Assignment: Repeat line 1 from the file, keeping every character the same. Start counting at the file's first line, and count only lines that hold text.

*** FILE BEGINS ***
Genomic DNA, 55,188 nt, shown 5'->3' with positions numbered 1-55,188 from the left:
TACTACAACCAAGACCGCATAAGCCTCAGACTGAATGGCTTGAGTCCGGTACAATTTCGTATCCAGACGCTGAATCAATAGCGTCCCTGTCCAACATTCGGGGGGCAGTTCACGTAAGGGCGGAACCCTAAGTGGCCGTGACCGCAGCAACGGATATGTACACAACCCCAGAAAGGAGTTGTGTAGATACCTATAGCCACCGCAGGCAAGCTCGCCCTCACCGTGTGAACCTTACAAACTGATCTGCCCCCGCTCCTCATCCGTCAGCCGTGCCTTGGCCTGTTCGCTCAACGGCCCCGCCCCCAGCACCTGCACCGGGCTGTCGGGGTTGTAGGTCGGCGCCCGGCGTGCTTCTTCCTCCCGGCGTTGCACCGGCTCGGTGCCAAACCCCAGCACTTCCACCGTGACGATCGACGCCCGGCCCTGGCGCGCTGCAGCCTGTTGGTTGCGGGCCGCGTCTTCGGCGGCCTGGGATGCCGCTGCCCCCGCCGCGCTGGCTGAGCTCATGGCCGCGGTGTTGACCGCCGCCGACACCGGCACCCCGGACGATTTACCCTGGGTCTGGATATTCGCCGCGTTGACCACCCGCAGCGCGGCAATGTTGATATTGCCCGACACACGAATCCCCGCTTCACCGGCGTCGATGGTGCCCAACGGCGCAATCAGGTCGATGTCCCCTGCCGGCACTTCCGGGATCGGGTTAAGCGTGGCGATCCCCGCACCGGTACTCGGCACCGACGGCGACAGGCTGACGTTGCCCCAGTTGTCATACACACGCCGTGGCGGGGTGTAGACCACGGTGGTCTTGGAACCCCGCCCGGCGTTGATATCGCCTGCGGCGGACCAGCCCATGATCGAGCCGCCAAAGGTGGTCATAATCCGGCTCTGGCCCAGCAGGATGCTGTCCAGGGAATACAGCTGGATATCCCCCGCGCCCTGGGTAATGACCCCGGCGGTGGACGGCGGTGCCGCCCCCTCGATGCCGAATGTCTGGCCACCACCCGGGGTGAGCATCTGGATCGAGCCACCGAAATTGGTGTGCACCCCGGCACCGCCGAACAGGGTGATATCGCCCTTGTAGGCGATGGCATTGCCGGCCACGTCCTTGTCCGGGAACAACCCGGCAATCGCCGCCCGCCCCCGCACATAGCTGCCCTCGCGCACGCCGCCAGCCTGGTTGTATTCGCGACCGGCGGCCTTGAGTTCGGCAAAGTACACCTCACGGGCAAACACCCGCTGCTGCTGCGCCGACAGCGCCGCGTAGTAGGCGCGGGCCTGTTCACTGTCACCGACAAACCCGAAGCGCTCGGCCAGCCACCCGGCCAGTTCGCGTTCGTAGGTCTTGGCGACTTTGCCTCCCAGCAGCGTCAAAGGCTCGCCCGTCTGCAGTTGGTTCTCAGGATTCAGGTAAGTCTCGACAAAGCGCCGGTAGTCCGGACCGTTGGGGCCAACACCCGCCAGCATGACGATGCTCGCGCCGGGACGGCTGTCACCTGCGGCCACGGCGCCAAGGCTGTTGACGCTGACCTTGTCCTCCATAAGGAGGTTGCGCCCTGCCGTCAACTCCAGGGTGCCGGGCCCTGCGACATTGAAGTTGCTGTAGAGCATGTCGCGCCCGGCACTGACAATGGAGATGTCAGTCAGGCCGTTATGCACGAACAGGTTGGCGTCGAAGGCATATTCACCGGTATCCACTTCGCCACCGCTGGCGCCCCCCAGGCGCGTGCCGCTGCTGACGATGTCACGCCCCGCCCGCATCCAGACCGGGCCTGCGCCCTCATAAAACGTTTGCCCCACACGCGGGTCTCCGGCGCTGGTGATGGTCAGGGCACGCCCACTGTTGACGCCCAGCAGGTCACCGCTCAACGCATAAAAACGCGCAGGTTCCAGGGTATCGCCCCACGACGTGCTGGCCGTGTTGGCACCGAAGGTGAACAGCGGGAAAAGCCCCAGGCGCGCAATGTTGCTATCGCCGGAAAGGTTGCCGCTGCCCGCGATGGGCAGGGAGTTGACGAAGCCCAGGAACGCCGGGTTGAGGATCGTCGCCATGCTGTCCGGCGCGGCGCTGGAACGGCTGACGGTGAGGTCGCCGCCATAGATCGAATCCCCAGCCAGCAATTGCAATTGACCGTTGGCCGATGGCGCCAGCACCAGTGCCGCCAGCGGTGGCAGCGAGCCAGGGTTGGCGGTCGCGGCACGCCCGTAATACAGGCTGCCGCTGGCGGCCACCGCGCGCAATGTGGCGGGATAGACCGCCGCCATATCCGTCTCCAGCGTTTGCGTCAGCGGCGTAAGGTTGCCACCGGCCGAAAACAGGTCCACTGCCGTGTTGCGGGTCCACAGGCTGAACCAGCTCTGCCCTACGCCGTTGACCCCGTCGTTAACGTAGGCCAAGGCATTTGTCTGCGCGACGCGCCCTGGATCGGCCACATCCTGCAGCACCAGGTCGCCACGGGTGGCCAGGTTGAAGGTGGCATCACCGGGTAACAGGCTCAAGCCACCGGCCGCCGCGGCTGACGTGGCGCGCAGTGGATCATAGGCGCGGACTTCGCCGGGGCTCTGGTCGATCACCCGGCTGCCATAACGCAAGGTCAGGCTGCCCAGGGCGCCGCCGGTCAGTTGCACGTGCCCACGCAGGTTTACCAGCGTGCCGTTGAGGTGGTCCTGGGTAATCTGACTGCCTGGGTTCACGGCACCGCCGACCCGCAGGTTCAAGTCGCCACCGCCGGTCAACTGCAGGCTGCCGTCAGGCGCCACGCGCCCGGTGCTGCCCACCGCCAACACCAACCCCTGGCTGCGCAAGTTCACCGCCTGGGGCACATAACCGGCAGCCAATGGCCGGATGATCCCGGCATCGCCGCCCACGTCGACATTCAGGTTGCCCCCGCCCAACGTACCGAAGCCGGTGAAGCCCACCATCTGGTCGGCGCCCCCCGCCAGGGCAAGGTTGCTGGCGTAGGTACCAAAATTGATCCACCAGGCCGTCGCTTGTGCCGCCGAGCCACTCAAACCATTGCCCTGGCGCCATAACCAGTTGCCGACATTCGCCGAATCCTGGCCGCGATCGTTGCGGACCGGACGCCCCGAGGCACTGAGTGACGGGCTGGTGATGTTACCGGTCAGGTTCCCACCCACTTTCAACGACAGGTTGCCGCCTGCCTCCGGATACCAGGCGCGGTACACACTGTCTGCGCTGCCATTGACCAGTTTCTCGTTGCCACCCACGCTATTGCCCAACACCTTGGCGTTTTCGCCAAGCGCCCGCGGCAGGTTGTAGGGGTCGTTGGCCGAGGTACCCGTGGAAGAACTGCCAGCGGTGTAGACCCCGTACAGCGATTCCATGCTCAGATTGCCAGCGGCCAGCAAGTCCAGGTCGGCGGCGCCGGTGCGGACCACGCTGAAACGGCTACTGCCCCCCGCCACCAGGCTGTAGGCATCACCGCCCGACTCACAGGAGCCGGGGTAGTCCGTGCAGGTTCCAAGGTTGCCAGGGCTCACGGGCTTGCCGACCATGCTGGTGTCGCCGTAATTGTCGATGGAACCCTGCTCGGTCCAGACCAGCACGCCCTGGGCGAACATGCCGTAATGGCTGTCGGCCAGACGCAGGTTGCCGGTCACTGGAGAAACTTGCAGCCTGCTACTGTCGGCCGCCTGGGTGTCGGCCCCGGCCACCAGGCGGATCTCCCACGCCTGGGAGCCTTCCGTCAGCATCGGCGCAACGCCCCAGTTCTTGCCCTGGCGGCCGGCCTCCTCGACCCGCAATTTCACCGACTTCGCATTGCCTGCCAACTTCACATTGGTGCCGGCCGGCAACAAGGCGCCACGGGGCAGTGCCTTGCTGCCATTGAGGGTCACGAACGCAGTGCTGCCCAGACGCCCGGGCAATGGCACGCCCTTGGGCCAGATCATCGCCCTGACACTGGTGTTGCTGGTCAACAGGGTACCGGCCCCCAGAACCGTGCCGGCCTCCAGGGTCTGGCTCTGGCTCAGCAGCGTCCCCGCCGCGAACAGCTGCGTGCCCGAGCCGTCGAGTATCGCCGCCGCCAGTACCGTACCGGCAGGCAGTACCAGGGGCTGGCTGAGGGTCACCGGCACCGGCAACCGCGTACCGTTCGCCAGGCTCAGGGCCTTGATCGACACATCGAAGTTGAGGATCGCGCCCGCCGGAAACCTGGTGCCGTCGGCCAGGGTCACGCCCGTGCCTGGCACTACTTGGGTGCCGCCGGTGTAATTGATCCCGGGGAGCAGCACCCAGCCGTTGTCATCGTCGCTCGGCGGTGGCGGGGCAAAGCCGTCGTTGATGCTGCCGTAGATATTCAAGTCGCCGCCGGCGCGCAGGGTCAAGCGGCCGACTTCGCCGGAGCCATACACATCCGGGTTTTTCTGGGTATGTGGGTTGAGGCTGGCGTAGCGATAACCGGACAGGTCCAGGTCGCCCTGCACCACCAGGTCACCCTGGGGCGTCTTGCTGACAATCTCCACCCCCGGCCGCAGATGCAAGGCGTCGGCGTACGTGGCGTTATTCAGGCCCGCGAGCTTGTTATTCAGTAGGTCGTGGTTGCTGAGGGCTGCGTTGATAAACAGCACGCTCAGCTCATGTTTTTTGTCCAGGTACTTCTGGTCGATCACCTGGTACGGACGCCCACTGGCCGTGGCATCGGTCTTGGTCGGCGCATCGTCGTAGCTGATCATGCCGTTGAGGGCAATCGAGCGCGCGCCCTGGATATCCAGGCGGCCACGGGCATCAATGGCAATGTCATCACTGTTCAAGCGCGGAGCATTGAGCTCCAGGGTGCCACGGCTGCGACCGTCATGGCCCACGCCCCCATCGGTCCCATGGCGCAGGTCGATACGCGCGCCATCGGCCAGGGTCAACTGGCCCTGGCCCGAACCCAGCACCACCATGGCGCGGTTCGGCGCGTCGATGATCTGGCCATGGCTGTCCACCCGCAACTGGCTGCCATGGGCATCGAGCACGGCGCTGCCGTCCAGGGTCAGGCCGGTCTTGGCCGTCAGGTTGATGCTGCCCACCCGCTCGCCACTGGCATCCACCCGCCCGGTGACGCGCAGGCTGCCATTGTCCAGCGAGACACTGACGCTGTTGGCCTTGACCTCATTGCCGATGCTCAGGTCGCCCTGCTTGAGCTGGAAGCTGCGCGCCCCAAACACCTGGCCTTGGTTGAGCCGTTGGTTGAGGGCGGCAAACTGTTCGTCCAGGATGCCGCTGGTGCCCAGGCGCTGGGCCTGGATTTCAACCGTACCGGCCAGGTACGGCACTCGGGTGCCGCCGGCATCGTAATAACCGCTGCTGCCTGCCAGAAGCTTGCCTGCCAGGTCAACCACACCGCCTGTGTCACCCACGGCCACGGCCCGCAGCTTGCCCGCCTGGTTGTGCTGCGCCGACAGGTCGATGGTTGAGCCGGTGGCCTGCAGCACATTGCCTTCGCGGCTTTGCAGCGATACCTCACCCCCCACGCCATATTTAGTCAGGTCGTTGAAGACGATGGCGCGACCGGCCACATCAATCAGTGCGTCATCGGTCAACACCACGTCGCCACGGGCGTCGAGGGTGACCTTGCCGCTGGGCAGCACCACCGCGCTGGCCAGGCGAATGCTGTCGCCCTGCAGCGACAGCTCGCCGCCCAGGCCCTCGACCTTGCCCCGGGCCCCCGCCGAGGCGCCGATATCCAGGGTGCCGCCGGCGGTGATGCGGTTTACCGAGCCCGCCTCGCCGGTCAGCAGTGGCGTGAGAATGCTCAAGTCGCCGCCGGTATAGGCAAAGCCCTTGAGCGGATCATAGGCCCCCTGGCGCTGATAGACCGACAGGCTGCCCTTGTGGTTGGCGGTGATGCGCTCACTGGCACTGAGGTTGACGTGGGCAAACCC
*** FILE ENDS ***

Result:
Genomic DNA, 55,188 nt, shown 5'->3' with positions numbered 1-55,188 from the left: